More frequent disasters show urgency of climate deal at COP21
The spike in climate-related disasters is linked not only to people’s increased exposure and vulnerability, but also to changes in temperature and rainfall from rising greenhouse gases.
More frequent floods, storms, heat waves, and droughts are connected to greater extremes in temperatures and rainfall, according to Global Increase in Climate-Related Disasters, a new study. In a global analysis spanning the last four decades, the study shows that the rise in climate-related disasters is linked not only to people’s increased exposure and vulnerability, but also to changes in temperature and rainfall resulting from rising greenhouse gases.
This finding is timely given the recent warnings by the US National Oceanic and Atmospheric Administration and other climate monitors that global temperature is already halfway to the “two degree warming” threshold for limiting catastrophic climatic impacts. These findings add fresh urgency to reaching strong agreements to cut emissions at the United Nations climate change meetings in Paris in December.
Three implications are inherent in these findings:
- Climate impacts are not just concerns for the distant future, but are already being felt.
- Heavy damages from climate-related disasters are being incurred by all countries, rich and poor, although the death toll has been especially high among the poor who are more likely to live in harm’s way, such as in flood-prone areas.
- It is a mistake to think that climate action—such as switching from dirty fossil fuels to cleaner renewable sources—will hold back economic growth.
Policymakers and economic advisors have long held the view that climate action is a drain on economic growth. But the reality is the opposite: the vast damage from climate-related disasters is an increasing obstacle to economic growth and wellbeing.
The frequency of intense climate-related disasters over the past four decades is associated with population exposure, measured by population density and with people’s vulnerability to these events, measured by their income levels. It also confirms the importance of climatic changes in making hazards more extreme: deviations in precipitation are positively linked to disasters from floods and storms.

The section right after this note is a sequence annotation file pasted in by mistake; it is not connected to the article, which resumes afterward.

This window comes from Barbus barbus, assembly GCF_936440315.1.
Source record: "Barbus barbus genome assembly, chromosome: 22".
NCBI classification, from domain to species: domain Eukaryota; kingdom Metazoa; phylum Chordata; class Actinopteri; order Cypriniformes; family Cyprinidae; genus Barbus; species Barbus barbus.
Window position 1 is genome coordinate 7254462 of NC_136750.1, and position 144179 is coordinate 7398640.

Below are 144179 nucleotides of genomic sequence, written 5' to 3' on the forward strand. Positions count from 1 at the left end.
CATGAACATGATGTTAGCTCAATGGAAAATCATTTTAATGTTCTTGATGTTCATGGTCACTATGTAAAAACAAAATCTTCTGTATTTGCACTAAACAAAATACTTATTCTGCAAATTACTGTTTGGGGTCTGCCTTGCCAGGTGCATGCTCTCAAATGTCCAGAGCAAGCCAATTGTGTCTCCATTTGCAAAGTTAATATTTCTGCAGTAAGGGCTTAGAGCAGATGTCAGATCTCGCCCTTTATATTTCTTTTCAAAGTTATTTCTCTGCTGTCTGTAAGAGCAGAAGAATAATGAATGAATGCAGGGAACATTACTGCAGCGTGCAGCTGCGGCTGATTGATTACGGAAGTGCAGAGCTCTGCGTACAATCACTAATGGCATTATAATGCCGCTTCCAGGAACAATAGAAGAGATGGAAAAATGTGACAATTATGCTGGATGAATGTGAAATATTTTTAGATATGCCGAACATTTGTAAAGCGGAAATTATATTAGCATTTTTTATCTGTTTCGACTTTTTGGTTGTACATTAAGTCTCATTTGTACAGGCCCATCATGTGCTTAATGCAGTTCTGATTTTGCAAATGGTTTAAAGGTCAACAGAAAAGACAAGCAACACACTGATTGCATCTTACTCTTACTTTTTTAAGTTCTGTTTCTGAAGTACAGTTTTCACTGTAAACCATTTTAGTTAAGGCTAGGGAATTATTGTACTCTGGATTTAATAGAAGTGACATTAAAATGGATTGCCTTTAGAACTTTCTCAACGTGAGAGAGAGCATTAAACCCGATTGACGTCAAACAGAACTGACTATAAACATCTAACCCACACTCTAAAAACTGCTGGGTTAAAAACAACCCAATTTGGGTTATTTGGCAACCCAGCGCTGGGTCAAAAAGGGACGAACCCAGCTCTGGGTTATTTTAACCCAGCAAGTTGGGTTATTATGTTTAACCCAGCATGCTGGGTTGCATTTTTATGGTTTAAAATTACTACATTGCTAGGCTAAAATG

Global frequency of natural disasters by type (1970-2014). Source: Author’s data based on data from the Emergency Events Database.
The evidence is telling us that hazards of nature are increasingly turning into disasters because of human action. Disasters are exacerbated by climatic impacts at the local level as well as by climate change globally.
Disaster risk estimates in the study illustrate some potentially big impacts. For a country facing the average of nearly one climate-related disaster a year, if CO2 concentrations continue to rise by the current annual rate of 2 parts per million (or by 0.5%) from the already high 400 parts per million, that would see a doubling of the frequency of floods and storms in 17 years. The three countries the study reviewed at high risk of climate-related disasters, Indonesia, the Philippines and Thailand, by one definition, have on average seven of these episodes a year. Any further increases in CO2 would hit these countries hard, as would be the case for other disaster-prone countries such as Bangladesh, Costa Rica and Mauritius.
Scientific evidence has already established the association between greenhouse gas emissions and changes in climatic conditions. The findings in this study go further by adding a connection between climate change and the frequency of intense natural disasters—after taking into account the contribution of density of population and people’s income.
The implication is that a big part of the actions for disaster risk reduction will have to be preventive in nature, in addition to those that are reactive, such as relief and rebuilding efforts. Prevention in turn will need to be in good measure to climate mitigation and climate adaptation.
The first half of this decade featured deadly climate-related disasters, among them the great floods in Thailand in 2011, Hurricane Sandy in the United States in 2012, and Typhoon Haiyan in the Philippines in 2013. The year 2014 was the earth’s warmest in 134 years of recorded history, and 2015 could well turn out to be even hotter. While scientists hesitate to link any one of these occurrence to climate change, the association is compelling.
In the run-up to the Paris climate change meetings, a great deal of attention is focused on how much countries must do to stave off the worst impacts of climate change. The relationship between climate change and the frequency of intense natural disasters provides an immediate and tangible reason why actions by countries and the global community must be urgent and decisive.